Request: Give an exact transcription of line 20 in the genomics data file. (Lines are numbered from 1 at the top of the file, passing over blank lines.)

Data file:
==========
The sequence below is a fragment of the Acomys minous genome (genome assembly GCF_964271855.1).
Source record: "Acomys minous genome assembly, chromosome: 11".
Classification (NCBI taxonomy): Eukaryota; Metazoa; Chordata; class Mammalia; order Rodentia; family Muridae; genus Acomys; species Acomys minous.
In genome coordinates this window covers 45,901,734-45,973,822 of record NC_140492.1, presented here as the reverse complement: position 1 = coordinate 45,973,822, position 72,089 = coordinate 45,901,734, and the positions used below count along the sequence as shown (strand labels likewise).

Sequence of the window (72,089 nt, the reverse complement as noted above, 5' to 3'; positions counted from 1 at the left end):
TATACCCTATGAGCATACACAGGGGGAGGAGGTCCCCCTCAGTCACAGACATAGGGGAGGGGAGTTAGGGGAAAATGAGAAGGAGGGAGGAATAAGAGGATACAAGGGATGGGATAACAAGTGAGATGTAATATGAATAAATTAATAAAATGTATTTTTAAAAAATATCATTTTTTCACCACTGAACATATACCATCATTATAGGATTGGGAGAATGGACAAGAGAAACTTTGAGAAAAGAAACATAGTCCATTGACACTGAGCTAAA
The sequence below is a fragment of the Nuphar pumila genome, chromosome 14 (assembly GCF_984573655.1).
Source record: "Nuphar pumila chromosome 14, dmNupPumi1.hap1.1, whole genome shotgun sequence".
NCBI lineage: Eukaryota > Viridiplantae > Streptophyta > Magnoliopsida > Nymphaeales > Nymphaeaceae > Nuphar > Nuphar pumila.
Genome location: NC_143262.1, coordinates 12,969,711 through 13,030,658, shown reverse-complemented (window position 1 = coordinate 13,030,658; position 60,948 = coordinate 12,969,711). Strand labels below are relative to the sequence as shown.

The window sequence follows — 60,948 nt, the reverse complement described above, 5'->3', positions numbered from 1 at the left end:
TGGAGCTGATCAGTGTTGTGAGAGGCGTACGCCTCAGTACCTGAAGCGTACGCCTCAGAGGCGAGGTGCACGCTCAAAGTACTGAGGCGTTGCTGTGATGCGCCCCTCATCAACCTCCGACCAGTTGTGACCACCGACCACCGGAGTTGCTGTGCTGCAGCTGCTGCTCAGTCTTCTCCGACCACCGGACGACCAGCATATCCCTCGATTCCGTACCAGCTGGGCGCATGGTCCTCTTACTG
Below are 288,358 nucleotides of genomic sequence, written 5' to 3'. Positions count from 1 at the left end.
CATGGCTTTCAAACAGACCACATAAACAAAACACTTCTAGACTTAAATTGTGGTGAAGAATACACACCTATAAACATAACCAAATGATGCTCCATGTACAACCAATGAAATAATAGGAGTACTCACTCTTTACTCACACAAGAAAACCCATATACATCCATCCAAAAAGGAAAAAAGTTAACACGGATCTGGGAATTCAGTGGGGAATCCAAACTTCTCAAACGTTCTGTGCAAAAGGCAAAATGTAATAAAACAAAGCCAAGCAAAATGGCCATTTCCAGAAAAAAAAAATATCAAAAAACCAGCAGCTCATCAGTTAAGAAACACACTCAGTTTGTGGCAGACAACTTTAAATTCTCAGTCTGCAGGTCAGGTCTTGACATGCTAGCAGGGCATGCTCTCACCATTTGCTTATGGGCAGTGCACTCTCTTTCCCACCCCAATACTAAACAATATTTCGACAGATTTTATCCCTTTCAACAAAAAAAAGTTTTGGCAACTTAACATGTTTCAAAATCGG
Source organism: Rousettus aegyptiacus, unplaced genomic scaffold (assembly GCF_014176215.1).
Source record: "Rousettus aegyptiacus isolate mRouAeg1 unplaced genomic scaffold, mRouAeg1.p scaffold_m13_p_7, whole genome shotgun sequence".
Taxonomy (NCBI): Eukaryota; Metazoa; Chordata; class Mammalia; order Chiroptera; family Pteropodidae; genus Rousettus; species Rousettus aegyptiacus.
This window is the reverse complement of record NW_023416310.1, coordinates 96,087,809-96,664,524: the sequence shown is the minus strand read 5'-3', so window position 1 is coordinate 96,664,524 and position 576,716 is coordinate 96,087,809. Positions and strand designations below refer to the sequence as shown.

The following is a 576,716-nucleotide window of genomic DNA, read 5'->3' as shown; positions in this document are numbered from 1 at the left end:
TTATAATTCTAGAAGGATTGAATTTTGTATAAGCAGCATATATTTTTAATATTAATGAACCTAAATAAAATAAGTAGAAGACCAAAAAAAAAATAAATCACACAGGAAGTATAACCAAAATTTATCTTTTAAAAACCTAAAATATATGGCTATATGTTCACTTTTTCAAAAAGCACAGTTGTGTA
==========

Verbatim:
TTATAATTCTAGAAGGATTGAATTTTGTATAAGCAGCATATATTTTTAATATTAATGAACCTAAATAAAATAAGTAGAAGACCAAAAAAAAAATAAATCACACAGGAAGTATAACCAAAATTTATCTTTTAAAAACCTAAAATATATGGCTATATGTTCACTTTTTCAAAAAGCACAGTTGTGTA